Portland Reaches $93K Settlement With Former Employee-Turned-Lawyer After Employment Discrimination Lawsuit

Portland Fire and Rescue Photo Source: Adobe Stock Image

The city of Portland has agreed to settle an employment discrimination lawsuit that was brought forward by a former city Fire and Rescue employee.

Gabriel Watson worked as a firefighter and paramedic since 2006 with the city, and in 2021 he sued his former employer. Watson was seeking a jury trial and was asking for economic damages upwards of half a million dollars. Instead of going to trial, the city settled the case via an emergency city council ordinance and agreed to pay Watson $93,290. Robert Taylor, the attorney for the city of Portland, shared on Monday that the decision to move forward with a settlement was necessary because an investigation into the allegations concluded that the city would be at great risk of being found liable in the event the case went to trial.

Richard Koss, an employment law attorney practicing in the San Francisco Bay Area, attests to the fact that the vast majority of employment cases settle rather than go to trial. “I have heard and believe numbers as high as 98%,” Koss says, referring to the percentage of cases that settle out of court. “One reason is the uncertainty of trial, where neither party controls what happens or what a jury decides.” Koss says he has heard that plaintiffs who go to trial win about 40% of the time in court, although he stresses that he cannot verify that this statistic is accurate.

Watson, who has been practicing law part-time since 2019, filed the lawsuit on his own behalf. In his lawsuit, he contends that the city had “constructively terminated his position as a firefighter,” subsequently ending what he described as his dream career.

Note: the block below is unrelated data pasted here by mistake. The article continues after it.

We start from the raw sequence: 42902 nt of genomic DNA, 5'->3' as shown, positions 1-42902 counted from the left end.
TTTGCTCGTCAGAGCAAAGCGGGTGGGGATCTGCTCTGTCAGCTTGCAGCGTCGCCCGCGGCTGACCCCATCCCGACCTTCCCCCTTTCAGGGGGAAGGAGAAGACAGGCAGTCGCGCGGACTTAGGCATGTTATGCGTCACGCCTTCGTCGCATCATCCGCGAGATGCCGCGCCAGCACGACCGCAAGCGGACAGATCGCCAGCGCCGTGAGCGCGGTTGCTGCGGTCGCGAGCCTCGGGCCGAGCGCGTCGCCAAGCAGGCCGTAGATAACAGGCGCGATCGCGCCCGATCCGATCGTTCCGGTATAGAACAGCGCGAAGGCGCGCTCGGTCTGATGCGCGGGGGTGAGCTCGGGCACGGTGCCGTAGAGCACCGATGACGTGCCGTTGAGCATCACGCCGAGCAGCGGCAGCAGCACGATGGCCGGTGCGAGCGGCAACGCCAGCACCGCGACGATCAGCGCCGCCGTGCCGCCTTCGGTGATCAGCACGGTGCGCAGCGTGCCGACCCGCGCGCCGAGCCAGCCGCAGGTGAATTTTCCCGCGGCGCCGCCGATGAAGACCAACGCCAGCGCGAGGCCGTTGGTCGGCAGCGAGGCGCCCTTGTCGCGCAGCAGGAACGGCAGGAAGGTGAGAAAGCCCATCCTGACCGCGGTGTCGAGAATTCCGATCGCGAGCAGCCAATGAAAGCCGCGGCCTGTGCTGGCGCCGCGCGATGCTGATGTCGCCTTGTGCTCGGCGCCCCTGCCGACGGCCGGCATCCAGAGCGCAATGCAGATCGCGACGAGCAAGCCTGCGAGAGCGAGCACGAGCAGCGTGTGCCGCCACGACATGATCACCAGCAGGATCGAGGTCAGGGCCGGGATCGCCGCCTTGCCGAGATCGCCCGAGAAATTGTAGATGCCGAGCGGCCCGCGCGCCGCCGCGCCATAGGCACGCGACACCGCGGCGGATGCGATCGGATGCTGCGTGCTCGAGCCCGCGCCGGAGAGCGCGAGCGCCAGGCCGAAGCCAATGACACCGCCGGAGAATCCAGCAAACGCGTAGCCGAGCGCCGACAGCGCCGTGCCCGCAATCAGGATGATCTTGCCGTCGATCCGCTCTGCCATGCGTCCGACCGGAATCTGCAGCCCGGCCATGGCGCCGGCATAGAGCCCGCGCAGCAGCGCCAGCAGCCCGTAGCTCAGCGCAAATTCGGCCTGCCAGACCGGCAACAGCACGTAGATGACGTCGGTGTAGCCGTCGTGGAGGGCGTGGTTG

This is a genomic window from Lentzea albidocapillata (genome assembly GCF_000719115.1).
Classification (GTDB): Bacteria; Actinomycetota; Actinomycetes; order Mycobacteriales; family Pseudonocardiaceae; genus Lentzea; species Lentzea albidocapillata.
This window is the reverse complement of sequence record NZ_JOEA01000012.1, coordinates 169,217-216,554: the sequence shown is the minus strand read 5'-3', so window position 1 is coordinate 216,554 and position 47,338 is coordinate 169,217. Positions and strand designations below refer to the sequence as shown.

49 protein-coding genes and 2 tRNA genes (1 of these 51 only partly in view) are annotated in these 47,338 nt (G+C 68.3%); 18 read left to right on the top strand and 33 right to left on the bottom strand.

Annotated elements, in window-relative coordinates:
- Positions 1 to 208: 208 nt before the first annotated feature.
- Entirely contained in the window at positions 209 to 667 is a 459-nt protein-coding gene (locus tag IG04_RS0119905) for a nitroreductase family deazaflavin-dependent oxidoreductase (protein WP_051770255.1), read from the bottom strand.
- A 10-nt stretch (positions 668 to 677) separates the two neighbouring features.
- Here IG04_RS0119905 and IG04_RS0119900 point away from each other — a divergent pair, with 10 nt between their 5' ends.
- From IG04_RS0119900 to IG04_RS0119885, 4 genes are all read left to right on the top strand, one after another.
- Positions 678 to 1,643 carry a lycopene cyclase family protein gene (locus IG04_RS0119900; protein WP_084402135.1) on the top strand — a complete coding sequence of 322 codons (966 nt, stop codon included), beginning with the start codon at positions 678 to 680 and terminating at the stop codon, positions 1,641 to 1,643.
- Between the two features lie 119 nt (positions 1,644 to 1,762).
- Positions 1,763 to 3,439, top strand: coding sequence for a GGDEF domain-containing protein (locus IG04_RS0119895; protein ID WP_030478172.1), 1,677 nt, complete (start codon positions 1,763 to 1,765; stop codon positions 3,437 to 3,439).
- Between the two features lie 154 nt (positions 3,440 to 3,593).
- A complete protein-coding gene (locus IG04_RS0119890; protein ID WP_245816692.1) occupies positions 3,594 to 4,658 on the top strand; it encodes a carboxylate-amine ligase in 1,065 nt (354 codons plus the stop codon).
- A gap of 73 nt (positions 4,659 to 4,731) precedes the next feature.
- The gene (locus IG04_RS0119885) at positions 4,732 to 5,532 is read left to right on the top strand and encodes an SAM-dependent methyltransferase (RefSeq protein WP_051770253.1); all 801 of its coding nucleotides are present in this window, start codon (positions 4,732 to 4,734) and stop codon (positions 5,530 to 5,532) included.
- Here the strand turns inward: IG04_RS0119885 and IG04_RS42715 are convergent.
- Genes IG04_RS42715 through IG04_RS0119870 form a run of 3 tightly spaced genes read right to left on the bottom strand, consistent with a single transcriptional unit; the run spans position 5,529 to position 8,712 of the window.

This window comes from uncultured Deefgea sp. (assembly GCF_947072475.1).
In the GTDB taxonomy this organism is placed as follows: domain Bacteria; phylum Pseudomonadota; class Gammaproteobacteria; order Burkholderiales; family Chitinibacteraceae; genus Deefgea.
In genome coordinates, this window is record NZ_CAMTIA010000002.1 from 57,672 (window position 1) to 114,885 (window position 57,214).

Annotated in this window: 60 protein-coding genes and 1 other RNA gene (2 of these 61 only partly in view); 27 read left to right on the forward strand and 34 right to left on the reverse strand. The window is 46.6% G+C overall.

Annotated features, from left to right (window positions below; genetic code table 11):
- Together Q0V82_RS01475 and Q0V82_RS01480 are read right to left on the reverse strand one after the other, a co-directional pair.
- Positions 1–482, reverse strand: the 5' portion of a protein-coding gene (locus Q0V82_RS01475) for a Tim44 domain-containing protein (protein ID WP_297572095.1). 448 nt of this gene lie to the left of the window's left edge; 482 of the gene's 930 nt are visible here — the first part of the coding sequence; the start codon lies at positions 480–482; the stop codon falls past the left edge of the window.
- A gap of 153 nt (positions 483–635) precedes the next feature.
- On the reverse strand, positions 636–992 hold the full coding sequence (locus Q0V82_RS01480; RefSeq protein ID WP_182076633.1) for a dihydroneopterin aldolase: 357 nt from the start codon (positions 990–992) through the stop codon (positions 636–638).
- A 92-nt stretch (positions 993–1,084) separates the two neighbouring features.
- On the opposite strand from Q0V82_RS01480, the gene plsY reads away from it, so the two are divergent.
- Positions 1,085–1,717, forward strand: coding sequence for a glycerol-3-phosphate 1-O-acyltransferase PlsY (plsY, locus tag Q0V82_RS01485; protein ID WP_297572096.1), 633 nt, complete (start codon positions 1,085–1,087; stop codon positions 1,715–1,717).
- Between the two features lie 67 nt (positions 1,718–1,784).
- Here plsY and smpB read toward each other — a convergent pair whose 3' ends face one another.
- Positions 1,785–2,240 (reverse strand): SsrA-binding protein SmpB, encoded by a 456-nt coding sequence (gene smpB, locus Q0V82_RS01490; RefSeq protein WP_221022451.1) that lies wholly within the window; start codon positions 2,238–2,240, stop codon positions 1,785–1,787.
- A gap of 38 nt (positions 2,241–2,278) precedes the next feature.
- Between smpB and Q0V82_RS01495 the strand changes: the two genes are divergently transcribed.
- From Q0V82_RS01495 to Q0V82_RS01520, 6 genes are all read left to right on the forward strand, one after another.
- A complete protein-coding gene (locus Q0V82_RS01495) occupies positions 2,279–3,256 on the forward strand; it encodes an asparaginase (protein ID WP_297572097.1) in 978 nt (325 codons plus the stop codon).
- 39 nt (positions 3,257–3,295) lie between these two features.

He explains that issues with his employment began in 2011 when he first took leave following the death of his mother who had been battling metastatic breast cancer.

In August 2012, Watson took protected leave again when he sustained a back injury after an obese patient suddenly collapsed over him. After Watson recovered from his injury and returned to work, he details that a captain spoke with him privately and pressured him to leave his position at the station because of his injury. Watson declined and as a result, he alleges that he was taken off of the technical rescue team and was moved to one of “the least desirable, least busy stations in the bureau.”

The employee’s health and medical history can be important but not determinative.
— Richard Koss, Employment Lawyer

Watson suffered additional work-related back injuries while on the job between 2013 and 2018. Included in those injuries were blood clots in which Watson requested personal time off because his injuries were not classified as having happened while on duty. After asking the city for protected personal sick leave, he alleges the city ignored his request. As a result of that incident, he took out an unpaid leave of absence and was repaying $14,000 through payroll deductions.

The city filed a motion to dismiss the suit claiming that Watson was put on administrative leave in 2019 and then they pushed to have him medically laid off in 2020. The city alleges that Watson passed out while at work and then refused to take a medical fitness test. While he was unconscious, the prescription medication Suboxone was found in his pocket. The medication is used to treat individuals who suffer from opioid addiction. Watson has denied that he had the prescription for the drug and has also denied that he refused to undergo a fitness test.

According to attorney Koss, in employment discrimination cases based on the employee’s health or medical history, employees must be able to show they can perform the essential functions of their job with or without reasonable accommodation. “The employee’s health and medical history can be important,” Koss says, “but not determinative.” Koss also emphasizes that the burden lies with the plaintiff-employee to prove the elements of a discrimination claim.

Watson contends that he is not suing the city for financial gain but instead to seek out justice. “Even getting $1 would’ve been enough recognition that the city was responsible,” Watson explained. “The most eye-opening, shocking thing about all of it is that I’m a middle-aged white, married, guy with a law degree — if the city would wantonly do that to me, I can’t imagine what they’d do to others.”

Nadia El-Yaouti
Nadia El-Yaouti
Nadia El-Yaouti is a postgraduate from James Madison University, where she studied English and Education. Residing in Central Virginia with her husband and two young daughters, she balances her workaholic tendencies with a passion for travel, exploring the world with her family.
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